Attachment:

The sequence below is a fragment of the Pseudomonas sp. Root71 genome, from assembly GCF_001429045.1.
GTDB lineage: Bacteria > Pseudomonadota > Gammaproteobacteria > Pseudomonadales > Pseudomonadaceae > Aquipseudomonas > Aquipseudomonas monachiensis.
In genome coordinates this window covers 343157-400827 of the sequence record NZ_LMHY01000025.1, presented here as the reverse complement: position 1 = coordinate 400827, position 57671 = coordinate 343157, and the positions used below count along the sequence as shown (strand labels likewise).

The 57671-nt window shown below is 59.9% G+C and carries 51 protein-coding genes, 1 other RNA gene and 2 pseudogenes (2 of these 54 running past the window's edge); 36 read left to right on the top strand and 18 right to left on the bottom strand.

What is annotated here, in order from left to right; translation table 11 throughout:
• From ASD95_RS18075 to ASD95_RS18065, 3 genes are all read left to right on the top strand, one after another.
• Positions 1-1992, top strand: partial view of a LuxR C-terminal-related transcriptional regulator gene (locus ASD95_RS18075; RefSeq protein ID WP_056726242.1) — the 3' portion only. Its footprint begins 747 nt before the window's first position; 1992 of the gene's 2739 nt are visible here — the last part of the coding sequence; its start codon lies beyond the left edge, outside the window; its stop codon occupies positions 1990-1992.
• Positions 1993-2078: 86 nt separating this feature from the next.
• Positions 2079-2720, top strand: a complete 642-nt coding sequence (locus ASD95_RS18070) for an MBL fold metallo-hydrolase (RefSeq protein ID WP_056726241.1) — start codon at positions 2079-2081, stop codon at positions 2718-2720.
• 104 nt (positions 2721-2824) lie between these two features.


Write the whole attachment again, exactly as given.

The sequence below is a fragment of the Pseudomonas sp. Root71 genome, from assembly GCF_001429045.1.
GTDB lineage: Bacteria > Pseudomonadota > Gammaproteobacteria > Pseudomonadales > Pseudomonadaceae > Aquipseudomonas > Aquipseudomonas monachiensis.
In genome coordinates this window covers 343157-400827 of the sequence record NZ_LMHY01000025.1, presented here as the reverse complement: position 1 = coordinate 400827, position 57671 = coordinate 343157, and the positions used below count along the sequence as shown (strand labels likewise).

The 57671-nt window shown below is 59.9% G+C and carries 51 protein-coding genes, 1 other RNA gene and 2 pseudogenes (2 of these 54 running past the window's edge); 36 read left to right on the top strand and 18 right to left on the bottom strand.

What is annotated here, in order from left to right; translation table 11 throughout:
• From ASD95_RS18075 to ASD95_RS18065, 3 genes are all read left to right on the top strand, one after another.
• Positions 1-1992, top strand: partial view of a LuxR C-terminal-related transcriptional regulator gene (locus ASD95_RS18075; RefSeq protein ID WP_056726242.1) — the 3' portion only. Its footprint begins 747 nt before the window's first position; 1992 of the gene's 2739 nt are visible here — the last part of the coding sequence; its start codon lies beyond the left edge, outside the window; its stop codon occupies positions 1990-1992.
• Positions 1993-2078: 86 nt separating this feature from the next.
• Positions 2079-2720, top strand: a complete 642-nt coding sequence (locus ASD95_RS18070) for an MBL fold metallo-hydrolase (RefSeq protein ID WP_056726241.1) — start codon at positions 2079-2081, stop codon at positions 2718-2720.
• 104 nt (positions 2721-2824) lie between these two features.